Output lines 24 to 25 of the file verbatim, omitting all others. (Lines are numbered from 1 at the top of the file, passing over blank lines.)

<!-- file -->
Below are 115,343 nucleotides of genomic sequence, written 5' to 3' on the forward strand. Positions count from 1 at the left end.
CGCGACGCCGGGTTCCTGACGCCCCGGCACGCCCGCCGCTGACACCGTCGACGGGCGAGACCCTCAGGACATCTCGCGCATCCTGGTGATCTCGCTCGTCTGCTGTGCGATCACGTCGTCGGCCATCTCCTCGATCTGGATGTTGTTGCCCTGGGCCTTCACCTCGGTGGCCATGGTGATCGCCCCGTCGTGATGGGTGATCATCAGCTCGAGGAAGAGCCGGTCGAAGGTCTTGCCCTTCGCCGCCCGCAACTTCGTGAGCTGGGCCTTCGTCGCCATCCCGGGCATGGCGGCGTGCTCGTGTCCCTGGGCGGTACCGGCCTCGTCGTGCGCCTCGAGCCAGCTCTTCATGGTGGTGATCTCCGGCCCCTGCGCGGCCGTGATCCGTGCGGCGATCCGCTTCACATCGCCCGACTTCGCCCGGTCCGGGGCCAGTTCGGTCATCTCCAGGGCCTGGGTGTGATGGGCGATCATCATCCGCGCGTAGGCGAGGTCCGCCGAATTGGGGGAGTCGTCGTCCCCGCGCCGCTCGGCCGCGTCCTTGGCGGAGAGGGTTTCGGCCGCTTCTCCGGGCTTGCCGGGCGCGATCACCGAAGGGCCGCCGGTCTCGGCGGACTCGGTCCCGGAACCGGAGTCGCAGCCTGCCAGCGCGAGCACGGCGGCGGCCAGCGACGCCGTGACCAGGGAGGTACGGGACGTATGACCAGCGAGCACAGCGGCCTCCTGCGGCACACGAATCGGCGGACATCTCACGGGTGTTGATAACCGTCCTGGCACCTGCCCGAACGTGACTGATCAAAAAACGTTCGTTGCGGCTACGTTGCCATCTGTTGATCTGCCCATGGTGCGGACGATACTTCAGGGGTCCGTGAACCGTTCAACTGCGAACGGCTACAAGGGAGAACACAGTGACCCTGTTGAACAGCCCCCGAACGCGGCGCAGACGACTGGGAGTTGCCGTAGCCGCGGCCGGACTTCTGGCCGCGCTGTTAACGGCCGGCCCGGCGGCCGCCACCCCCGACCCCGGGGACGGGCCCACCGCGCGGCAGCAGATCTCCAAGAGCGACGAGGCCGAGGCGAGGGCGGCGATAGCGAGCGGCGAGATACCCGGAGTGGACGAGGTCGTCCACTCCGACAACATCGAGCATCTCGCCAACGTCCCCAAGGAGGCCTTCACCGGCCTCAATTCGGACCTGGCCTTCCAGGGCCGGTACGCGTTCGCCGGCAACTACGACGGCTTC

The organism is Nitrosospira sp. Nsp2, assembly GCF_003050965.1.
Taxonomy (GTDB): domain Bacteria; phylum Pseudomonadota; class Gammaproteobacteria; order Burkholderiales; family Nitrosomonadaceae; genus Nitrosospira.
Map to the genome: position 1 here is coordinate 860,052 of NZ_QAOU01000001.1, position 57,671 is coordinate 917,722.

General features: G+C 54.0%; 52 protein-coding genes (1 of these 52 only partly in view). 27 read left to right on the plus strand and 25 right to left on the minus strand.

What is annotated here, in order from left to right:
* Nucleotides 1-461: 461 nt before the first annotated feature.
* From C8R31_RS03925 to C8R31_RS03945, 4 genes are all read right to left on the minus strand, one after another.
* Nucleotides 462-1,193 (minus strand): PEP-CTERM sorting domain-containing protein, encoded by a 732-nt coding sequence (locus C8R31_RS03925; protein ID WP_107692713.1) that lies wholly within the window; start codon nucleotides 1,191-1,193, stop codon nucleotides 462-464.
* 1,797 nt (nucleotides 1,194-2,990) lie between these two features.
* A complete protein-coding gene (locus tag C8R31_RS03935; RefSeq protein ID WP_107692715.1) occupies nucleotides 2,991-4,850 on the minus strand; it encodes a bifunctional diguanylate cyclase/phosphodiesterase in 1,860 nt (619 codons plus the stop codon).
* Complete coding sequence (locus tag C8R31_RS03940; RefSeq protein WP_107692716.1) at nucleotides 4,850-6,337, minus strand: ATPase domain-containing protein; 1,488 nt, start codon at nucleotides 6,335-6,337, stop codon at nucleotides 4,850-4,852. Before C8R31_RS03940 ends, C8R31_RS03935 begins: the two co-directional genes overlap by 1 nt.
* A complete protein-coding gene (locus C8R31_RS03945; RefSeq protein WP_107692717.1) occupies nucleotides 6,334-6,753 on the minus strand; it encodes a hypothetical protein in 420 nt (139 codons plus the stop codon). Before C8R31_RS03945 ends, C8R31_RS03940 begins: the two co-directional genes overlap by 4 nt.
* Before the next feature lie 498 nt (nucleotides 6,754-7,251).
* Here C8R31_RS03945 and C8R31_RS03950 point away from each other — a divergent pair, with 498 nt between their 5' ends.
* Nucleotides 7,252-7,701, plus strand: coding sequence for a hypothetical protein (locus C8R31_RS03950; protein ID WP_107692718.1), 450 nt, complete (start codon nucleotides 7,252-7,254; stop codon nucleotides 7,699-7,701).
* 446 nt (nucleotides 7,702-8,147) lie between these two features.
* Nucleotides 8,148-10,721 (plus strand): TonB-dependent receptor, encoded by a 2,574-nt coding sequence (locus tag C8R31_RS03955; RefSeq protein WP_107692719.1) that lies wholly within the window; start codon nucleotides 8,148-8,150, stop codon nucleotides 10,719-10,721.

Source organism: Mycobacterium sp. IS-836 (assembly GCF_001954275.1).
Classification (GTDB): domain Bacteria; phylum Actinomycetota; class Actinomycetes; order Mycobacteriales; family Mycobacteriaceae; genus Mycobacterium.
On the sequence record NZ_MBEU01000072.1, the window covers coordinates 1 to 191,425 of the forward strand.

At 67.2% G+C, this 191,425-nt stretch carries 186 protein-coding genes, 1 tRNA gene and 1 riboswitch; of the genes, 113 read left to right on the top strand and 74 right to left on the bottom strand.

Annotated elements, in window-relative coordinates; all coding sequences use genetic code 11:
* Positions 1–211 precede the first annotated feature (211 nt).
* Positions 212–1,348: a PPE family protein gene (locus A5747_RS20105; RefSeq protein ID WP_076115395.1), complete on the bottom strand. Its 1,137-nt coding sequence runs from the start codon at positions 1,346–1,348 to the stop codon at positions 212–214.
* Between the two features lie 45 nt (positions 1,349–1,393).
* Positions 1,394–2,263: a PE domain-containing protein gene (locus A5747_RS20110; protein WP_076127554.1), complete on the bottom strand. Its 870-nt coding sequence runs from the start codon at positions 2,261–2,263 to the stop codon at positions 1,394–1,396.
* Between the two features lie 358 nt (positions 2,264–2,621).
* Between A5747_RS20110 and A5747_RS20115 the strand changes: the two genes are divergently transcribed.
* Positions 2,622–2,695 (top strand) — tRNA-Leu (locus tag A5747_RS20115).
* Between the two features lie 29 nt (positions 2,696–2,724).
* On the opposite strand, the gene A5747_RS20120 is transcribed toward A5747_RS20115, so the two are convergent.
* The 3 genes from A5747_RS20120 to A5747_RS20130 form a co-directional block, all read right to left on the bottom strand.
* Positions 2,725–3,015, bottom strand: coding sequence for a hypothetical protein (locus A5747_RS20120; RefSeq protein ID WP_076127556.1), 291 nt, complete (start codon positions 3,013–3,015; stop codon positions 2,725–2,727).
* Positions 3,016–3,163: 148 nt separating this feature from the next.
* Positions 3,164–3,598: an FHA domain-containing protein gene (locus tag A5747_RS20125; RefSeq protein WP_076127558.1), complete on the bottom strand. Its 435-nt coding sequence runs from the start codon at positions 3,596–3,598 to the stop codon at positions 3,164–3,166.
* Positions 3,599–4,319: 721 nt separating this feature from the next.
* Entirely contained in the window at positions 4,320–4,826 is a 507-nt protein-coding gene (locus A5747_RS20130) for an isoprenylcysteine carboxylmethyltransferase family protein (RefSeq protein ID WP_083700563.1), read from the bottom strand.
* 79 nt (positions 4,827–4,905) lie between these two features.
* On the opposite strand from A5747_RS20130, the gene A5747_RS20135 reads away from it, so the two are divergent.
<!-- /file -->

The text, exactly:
Annotated elements, in window-relative coordinates; all coding sequences use genetic code 11:
* Positions 1–211 precede the first annotated feature (211 nt).